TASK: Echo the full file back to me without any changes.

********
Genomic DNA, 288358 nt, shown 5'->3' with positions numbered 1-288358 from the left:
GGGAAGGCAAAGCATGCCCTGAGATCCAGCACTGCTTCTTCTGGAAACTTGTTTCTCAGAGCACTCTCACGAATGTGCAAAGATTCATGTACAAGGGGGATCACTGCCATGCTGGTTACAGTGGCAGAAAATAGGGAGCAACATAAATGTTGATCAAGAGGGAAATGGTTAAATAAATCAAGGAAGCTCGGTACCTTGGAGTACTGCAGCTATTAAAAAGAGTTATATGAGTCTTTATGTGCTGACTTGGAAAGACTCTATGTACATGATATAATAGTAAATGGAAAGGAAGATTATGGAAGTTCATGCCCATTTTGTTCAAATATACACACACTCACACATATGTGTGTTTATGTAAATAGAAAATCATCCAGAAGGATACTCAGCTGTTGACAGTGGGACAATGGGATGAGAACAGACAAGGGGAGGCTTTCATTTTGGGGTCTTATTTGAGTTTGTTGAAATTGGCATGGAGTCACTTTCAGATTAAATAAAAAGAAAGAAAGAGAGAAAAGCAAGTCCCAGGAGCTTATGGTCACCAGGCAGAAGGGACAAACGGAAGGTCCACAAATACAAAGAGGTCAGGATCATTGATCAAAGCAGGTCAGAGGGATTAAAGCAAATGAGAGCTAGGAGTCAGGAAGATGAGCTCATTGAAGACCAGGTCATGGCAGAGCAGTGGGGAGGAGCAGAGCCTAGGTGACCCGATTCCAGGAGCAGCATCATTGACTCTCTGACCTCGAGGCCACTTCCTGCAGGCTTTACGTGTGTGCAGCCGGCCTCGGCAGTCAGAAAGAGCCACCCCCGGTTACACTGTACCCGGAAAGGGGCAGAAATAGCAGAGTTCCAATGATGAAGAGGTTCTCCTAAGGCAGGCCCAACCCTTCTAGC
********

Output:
Genomic DNA, 288358 nt, shown 5'->3' with positions numbered 1-288358 from the left:
GGGAAGGCAAAGCATGCCCTGAGATCCAGCACTGCTTCTTCTGGAAACTTGTTTCTCAGAGCACTCTCACGAATGTGCAAAGATTCATGTACAAGGGGGATCACTGCCATGCTGGTTACAGTGGCAGAAAATAGGGAGCAACATAAATGTTGATCAAGAGGGAAATGGTTAAATAAATCAAGGAAGCTCGGTACCTTGGAGTACTGCAGCTATTAAAAAGAGTTATATGAGTCTTTATGTGCTGACTTGGAAAGACTCTATGTACATGATATAATAGTAAATGGAAAGGAAGATTATGGAAGTTCATGCCCATTTTGTTCAAATATACACACACTCACACATATGTGTGTTTATGTAAATAGAAAATCATCCAGAAGGATACTCAGCTGTTGACAGTGGGACAATGGGATGAGAACAGACAAGGGGAGGCTTTCATTTTGGGGTCTTATTTGAGTTTGTTGAAATTGGCATGGAGTCACTTTCAGATTAAATAAAAAGAAAGAAAGAGAGAAAAGCAAGTCCCAGGAGCTTATGGTCACCAGGCAGAAGGGACAAACGGAAGGTCCACAAATACAAAGAGGTCAGGATCATTGATCAAAGCAGGTCAGAGGGATTAAAGCAAATGAGAGCTAGGAGTCAGGAAGATGAGCTCATTGAAGACCAGGTCATGGCAGAGCAGTGGGGAGGAGCAGAGCCTAGGTGACCCGATTCCAGGAGCAGCATCATTGACTCTCTGACCTCGAGGCCACTTCCTGCAGGCTTTACGTGTGTGCAGCCGGCCTCGGCAGTCAGAAAGAGCCACCCCCGGTTACACTGTACCCGGAAAGGGGCAGAAATAGCAGAGTTCCAATGATGAAGAGGTTCTCCTAAGGCAGGCCCAACCCTTCTAGC